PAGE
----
Anyone got any idea where one could buy samples of aerogel? Even ebay failed me. -- 11:39, 19 Dec 2004 (UTC)

According to [1], it's possible to order from a few companies, but costs $1,000 a liter. They say to Google.

[], if you are willing to live with granules and not chunks.

I wonder how much does 1kg of aerogel cost?

-Probably a crapload of money, since aerogel weighs next to nothing and 1 liter costs $1,000. —Preceding unsigned comment added by (talk) 01:17, 8 March 2010 (UTC)

you can buy some [[2]] <--there (though its out of stock) (talk) 01:27, 13 August 2008 (UTC)

I found some at [3], and [4], but they're quite expensive and in small pieces. I wasn't able to find largish chunks (like in the NASA photos) at anything but astronomical prices... chihowa 01:28, 18 Apr 2005 (UTC)

United Nuclear has some small pieces of Aerogel here : Mariushm 12:30, 4 January 2007 (UTC)

You can obtain samples of aerogel composites (fiber reinforced aerogel materials) from Aspen Aerogels at no cost. [5]

How much would it cost to buy a ping-pong ball (or something similar) made of aerogel? One can't help but wonder... toys made of aerogel would be pretty awesome. —Preceding unsigned comment added by (talk) 01:20, 8 March 2010 (UTC)

Aerogel Samples can be purchased inexpensively at . Larger samples will be available in the near future (spring 2011). —Preceding unsigned comment added by (talk) 20:05, 21 September 2010 (UTC)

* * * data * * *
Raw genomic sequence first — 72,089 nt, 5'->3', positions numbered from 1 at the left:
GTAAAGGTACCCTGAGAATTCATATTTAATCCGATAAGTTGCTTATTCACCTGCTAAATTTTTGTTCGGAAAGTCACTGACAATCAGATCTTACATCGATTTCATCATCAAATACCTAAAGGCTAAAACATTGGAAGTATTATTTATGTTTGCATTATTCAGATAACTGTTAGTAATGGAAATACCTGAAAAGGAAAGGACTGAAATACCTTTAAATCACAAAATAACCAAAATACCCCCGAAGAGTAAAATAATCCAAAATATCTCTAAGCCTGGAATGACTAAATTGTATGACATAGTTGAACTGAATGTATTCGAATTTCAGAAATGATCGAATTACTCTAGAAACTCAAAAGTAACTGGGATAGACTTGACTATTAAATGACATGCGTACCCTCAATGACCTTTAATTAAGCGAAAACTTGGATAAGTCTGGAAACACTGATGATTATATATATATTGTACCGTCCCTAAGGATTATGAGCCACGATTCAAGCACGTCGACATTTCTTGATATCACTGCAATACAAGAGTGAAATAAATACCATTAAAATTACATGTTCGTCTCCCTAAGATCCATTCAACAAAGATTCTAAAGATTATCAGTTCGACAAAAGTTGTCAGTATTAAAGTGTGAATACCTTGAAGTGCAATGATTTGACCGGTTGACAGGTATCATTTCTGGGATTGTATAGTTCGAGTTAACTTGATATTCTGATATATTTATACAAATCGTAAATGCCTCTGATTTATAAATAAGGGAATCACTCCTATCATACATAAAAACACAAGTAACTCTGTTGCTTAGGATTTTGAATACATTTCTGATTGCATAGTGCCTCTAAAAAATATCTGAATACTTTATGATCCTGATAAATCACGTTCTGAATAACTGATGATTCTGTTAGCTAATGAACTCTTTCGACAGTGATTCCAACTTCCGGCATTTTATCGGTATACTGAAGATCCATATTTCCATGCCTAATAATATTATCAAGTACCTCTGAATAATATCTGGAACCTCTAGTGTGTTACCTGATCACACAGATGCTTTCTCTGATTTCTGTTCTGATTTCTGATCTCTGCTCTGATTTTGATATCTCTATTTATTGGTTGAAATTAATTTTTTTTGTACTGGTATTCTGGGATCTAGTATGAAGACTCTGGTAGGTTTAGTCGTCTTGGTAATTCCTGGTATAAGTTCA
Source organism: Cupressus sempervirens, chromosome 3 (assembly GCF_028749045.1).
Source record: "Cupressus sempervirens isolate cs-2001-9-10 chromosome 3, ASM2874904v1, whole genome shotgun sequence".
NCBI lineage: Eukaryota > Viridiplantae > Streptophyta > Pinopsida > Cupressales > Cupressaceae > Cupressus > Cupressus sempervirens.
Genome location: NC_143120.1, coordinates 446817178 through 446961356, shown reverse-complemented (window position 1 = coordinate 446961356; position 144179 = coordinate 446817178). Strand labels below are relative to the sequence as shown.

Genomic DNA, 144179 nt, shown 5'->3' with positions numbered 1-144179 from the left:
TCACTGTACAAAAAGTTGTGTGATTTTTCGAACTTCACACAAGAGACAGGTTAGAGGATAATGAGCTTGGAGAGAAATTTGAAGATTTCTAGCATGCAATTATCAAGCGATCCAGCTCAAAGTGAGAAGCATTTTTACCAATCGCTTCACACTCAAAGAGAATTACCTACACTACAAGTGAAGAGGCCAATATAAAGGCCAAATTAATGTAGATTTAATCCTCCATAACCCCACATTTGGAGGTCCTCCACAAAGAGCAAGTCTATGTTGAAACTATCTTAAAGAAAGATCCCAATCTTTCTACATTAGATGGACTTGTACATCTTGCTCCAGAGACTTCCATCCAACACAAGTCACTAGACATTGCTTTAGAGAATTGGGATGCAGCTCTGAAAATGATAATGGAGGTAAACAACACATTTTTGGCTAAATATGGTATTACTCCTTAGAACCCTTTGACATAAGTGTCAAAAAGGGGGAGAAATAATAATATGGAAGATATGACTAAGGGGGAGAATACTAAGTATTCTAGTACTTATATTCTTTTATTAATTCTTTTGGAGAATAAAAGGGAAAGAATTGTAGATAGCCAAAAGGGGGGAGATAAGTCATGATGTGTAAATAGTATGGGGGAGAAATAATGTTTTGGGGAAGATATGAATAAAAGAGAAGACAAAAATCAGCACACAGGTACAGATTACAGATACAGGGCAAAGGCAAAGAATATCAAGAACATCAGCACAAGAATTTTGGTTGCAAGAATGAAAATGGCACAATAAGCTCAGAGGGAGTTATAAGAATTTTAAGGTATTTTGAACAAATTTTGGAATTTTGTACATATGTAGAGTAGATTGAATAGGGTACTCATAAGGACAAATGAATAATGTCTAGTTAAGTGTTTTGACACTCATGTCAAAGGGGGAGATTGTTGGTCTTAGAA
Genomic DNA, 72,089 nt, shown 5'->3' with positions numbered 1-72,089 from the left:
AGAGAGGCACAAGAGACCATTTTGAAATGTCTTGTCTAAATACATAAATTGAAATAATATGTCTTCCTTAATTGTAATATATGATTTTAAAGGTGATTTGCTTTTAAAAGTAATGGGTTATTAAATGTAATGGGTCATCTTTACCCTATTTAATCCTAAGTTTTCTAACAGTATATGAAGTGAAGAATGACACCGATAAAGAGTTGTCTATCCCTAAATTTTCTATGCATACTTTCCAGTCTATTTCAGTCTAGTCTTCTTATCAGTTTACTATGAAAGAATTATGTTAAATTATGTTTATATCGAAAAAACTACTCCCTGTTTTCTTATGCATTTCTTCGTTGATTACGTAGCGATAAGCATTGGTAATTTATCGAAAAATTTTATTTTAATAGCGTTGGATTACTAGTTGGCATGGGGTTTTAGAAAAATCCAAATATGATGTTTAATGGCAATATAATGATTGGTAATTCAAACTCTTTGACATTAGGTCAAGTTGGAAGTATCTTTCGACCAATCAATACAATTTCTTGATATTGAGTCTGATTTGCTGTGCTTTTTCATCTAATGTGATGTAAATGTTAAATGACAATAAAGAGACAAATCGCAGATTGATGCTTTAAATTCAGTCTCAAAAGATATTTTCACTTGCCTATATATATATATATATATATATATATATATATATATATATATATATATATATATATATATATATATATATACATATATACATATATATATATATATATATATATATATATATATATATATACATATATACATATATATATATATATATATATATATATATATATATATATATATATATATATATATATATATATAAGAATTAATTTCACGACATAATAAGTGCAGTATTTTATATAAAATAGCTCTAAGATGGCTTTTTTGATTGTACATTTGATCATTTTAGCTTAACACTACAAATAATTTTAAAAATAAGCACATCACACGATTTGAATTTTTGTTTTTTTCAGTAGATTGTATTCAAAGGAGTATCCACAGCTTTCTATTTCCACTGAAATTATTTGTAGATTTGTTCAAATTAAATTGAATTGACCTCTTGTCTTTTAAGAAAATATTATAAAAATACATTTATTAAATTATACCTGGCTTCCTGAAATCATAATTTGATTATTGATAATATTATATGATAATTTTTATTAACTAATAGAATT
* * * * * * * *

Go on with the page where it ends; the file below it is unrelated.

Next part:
Other useful information about its thermal conductivity as R value is not given in the article. U wonder if this material is not available for any sensible use what is the sense in discussing about it. Some company should make it available for refrigeration industry and for that a cheap and plausible method for mass producing it be developed. As power saver this material is of immense importance. Pathare Prabhu (talk) 04:41, 5 May 2011 (UTC)


It appears bluish because the silicon dioxide scatters shorter wavelengths

Shouldn't this read that is scatters longer wave lengths, blue light is at the short end of the spectrum, it would have to scatter the red light out to appear blue. Change it if you agree.

No, it is correct that it scatters shorter wavelengths - think about it, you only see the blue light because it has been scattered! Same thing with the sky - the sky appears blue because the blue light is scattered in all directions, including into your eyes. As the aerogel FAQ linked in the article says, if you look through a piece of aerogel directly at a white light source, you will see that the light appears yellow, because the blue light is scattered out of the way. It is the same phenomenon as the same way that the sun appears yellow/orange/red, especially at sunrise/sunset when you are looking through a greater depth of atmosphere. See [6] for example, for confirmation that it is scattering of shorter (blue) wavelengths that gives the blue appearance. Also NASA's aerogel FAQ [7] - "The very small particles that compose the aerogel scatter blue light, the same as our atmosphere scatters blue light." 13:15, 28 July 2005 (UTC)